One the most distinguished artists of the twentieth century, Jacob Lawrence was born in Atlantic City and spnt part of his child hood in Pennsylvania. After his parents split up in 1924, he went with his mother and siblings to New York, settling in Harlem. "He trained as a painter at the Harlem Art Workshop, inside the New York Public Library's 113 5th Street branch. Younger than the artists and writers who took part in the Harlem Renaissance of the 1920s, Lawrence was also at an angle to them: he was not interested in the kind of idealized, fake-primitive images of blacks - the Noble Negroes in Art Deco guise - that tended to be produced as an antidote to the toxic racist stereotypes with which white popular culture had flooded America since Reconstruction. Nevertheless, he gained self-confidence from the Harlem cultural milieu - in particular, from the art critic Alain Locke, a Harvard-trained esthete (and America's first black Rhodes scholar) who believed strongly in the possibility of an art created by blacks, which could speak explicitly to African-Americans and still embody the values, and self-critical powers, of modernism. Or, in Locke's own words, "There is in truly great art no essential conflict between racial or national traits and universal human values." This would not sit well with today's American cultural separatists who trumpet about the incompatibility of American experiences - "It's a black thing, you wouldn't understand" - but it was vital to Lawrence's own growth as an artist. Locke perceived the importance of the Great Migration, not just as an economic event but as a cultural one, in which countless blacks took over the control of their own lives, which had been denied them in the South: When years later he told an interviewer that "I am the black community," he was neither boasting nor kidding. He had none of the alienation from Harlem that was felt by some other black artists of the 1930s, like the expatriate William Johnson.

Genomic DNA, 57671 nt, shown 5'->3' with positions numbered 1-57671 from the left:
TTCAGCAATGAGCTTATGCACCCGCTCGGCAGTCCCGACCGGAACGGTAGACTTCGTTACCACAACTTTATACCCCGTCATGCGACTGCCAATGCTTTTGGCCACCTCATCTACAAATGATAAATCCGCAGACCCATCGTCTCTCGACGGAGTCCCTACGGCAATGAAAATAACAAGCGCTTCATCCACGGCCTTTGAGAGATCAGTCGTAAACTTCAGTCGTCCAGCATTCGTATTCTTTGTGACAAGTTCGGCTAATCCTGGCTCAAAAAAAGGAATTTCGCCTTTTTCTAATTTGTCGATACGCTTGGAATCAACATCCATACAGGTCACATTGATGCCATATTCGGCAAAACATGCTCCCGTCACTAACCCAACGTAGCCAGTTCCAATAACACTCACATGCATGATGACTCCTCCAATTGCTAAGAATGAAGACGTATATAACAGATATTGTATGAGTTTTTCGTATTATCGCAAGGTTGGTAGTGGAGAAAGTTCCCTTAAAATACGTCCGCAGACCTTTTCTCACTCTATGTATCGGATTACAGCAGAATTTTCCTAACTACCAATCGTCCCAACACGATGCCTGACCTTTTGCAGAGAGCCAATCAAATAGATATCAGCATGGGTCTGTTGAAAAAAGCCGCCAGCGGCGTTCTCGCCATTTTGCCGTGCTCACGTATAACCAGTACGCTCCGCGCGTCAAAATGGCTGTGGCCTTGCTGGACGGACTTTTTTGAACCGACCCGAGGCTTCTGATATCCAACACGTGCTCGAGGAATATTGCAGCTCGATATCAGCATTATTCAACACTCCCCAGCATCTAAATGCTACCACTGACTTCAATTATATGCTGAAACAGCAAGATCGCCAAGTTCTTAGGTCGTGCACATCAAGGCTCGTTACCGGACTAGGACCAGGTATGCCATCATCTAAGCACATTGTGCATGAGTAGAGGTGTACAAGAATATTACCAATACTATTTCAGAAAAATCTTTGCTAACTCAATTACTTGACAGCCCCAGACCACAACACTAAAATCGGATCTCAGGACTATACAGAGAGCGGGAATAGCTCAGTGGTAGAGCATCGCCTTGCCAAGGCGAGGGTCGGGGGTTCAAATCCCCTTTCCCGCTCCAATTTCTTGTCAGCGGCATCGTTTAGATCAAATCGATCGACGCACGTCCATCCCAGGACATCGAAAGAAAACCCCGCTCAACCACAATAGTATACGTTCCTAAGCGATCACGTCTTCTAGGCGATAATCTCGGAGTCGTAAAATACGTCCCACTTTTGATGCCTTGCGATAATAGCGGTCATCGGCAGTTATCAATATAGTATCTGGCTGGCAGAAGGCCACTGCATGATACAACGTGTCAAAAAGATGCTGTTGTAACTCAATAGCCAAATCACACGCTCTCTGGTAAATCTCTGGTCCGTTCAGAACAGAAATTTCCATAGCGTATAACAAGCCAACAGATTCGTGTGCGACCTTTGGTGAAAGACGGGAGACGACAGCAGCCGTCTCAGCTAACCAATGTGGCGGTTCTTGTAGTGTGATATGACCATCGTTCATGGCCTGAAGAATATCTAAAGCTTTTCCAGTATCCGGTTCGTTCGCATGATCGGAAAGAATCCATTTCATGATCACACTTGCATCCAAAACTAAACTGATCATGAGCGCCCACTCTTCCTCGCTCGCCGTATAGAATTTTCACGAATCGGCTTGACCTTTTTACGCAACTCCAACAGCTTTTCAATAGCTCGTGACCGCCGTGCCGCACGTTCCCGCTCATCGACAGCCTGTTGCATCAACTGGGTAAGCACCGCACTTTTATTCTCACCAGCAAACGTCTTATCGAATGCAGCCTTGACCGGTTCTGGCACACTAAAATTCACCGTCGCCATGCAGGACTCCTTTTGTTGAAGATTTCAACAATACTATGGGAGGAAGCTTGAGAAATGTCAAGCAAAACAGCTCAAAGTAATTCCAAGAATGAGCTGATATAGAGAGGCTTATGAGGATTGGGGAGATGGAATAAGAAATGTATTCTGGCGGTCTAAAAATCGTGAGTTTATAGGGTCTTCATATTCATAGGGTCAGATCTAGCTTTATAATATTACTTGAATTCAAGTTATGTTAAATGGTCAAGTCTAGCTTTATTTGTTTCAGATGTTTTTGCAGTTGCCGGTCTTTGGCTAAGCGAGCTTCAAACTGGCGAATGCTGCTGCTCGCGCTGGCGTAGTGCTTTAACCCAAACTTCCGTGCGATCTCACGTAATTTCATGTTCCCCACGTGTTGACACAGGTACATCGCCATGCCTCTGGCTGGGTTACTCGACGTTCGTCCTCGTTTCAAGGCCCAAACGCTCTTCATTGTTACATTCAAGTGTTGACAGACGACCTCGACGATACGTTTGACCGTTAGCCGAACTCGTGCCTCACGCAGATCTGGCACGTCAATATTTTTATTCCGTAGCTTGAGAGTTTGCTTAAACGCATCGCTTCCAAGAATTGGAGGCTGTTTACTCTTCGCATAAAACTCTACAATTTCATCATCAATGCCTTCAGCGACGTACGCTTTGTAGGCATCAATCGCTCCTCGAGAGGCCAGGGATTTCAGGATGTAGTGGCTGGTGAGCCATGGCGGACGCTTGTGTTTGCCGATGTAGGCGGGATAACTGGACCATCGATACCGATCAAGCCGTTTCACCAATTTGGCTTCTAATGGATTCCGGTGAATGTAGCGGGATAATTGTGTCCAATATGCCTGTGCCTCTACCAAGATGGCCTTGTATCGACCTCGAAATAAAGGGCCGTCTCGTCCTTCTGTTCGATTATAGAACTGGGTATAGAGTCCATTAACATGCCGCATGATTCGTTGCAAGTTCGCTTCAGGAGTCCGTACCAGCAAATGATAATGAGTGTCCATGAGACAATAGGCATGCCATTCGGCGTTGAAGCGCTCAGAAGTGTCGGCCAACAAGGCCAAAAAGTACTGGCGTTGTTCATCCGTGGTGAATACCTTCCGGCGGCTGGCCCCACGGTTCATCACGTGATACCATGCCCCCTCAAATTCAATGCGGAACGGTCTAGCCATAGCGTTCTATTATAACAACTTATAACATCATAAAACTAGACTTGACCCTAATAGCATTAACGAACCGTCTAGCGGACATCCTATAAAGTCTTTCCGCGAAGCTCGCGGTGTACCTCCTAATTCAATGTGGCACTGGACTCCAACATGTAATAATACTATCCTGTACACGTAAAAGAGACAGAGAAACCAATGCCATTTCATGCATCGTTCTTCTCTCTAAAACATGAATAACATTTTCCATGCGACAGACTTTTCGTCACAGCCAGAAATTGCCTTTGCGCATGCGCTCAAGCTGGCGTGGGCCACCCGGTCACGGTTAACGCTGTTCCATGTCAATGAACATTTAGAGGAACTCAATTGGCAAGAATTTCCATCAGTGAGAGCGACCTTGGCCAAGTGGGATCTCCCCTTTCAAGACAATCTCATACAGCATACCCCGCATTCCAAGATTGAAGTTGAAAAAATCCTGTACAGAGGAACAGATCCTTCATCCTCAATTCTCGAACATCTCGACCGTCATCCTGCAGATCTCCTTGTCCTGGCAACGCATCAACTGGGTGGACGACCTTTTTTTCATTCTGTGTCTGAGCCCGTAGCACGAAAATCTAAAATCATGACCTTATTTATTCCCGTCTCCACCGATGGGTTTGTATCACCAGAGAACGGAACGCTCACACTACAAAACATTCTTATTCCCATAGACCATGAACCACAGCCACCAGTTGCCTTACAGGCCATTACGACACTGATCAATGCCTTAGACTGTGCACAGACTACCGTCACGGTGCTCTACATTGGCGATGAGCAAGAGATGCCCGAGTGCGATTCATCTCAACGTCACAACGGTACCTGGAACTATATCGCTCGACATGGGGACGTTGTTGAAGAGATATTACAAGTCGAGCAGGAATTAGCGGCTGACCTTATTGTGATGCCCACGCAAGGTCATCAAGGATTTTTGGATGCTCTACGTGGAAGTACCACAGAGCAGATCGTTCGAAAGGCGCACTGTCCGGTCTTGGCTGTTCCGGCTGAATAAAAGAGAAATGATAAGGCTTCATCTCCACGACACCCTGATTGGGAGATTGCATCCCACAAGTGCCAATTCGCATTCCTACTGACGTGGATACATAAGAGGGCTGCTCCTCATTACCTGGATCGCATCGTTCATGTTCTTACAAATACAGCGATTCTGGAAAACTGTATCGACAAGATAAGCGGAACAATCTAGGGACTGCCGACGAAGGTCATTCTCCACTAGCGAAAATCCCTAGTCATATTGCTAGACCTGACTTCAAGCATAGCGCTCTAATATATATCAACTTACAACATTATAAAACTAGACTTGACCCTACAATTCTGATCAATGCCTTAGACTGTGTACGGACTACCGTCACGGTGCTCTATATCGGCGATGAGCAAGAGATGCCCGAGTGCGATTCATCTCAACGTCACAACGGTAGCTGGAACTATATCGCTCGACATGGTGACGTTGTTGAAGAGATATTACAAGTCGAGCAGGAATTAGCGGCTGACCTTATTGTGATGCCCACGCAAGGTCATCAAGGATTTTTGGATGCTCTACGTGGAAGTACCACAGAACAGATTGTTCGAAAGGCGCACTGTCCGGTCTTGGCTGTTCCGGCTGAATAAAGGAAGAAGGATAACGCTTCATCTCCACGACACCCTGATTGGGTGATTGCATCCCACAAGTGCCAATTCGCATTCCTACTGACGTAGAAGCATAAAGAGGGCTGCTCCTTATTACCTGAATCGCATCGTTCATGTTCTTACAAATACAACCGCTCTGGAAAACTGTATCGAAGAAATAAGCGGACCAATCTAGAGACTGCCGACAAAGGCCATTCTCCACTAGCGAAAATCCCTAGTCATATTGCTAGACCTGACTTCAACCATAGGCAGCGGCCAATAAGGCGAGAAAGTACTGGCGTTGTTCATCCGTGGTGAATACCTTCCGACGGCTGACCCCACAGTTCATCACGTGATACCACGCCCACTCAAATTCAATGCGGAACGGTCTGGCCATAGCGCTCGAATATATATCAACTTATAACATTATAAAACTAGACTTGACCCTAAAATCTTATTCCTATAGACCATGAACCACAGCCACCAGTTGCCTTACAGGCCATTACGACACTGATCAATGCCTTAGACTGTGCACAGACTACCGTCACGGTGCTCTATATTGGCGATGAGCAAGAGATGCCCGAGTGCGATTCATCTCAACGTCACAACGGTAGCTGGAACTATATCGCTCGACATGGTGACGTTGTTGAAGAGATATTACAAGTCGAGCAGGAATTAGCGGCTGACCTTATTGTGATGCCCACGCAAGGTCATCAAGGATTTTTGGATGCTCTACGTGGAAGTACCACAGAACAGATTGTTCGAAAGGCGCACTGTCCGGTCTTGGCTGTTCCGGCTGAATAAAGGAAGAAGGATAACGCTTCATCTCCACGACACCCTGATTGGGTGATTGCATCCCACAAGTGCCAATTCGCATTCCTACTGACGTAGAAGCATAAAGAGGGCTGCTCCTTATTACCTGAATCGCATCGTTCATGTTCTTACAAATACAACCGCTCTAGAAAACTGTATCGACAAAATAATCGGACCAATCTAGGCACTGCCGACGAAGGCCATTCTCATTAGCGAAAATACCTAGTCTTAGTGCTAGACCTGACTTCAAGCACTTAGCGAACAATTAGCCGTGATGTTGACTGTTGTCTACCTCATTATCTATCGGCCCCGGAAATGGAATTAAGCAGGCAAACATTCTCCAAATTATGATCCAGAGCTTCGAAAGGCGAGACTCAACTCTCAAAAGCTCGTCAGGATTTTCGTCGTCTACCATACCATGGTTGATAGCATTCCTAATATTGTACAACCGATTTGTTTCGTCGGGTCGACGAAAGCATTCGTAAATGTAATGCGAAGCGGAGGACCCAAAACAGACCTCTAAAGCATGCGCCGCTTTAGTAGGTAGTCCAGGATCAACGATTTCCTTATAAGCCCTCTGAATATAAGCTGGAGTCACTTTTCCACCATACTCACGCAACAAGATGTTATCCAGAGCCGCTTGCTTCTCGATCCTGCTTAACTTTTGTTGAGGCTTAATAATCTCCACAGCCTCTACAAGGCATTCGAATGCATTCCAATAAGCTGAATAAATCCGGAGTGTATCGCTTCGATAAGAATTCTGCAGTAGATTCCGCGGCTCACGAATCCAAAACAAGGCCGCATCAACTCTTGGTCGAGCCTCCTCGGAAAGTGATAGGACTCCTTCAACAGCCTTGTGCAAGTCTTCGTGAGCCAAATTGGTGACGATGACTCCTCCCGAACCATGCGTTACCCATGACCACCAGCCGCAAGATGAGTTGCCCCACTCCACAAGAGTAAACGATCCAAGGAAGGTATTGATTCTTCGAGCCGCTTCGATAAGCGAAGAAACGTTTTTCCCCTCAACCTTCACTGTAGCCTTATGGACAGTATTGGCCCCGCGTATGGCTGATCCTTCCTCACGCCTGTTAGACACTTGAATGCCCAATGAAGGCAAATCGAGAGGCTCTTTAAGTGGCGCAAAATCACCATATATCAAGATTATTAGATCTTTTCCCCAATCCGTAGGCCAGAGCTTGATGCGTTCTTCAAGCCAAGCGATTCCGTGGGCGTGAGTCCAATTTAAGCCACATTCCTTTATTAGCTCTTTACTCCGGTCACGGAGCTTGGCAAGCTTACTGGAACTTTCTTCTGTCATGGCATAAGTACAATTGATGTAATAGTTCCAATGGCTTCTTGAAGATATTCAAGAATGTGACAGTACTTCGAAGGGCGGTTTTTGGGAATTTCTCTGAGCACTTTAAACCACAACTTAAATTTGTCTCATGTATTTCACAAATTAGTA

Jacob Lawrence is celebrated for his insightful depictions of American and, in particular, African American life. Best known for his epic series of paintings on such subjects as the lives of Harriet Tubman and Toussaint L'Ouverture, he has also created numerous prints, murals, and drawings. Among the latter are a delightful set of twenty-three illustrations for the classic Aesop's Fables. These bold and expressive pen-and-ink drawings are on view at the Hood Museum of Art in Hanover, New Hampshire, from April 10 through June 20, 1999 in an exhibition entitled Jacob Lawrence--Aesop's Fables. This is the only northeastern venue for this nationally touring exhibition. Above left: Jacob Lawrence in his studio, 1994. Photo by Spike Mafford, courtesy of the artist and Francine Seders Gallery
Born in 1917 in Atlantic City, New Jersey, Lawrence moved to New York City with his family in 1930, not long after the heyday of the Harlem Renaissance. There he studied with painter Charles Alston, whose studio was a gathering place for many of the great African American artists and intellectuals of that era. Inspired by the discussions he encountered at Alston's studio, Lawrence developed the keen interest in African American history and culture that has informed much of his artistic work. Right: Aesop's Fable, "The Two Frogs," 1969, courtesy of the artist and Francine Seders Gallery
Lawrence is best known for his epic series that grew out of this influential time. Comprising as many as sixty paintings each, these series depict such subjects as the successful Haitian slave revolt led by Toussaint L'Ouverture, Harriet Tubman's work in the Underground Railroad, the life of Abolitionist writer and orator Frederick Douglass, and the Great Migration of African Americans from southern farms to northern cities.
Completed in 1941, the Migration series catapulted the twenty-four-year-old artist to national prominence. The series was shown at New...
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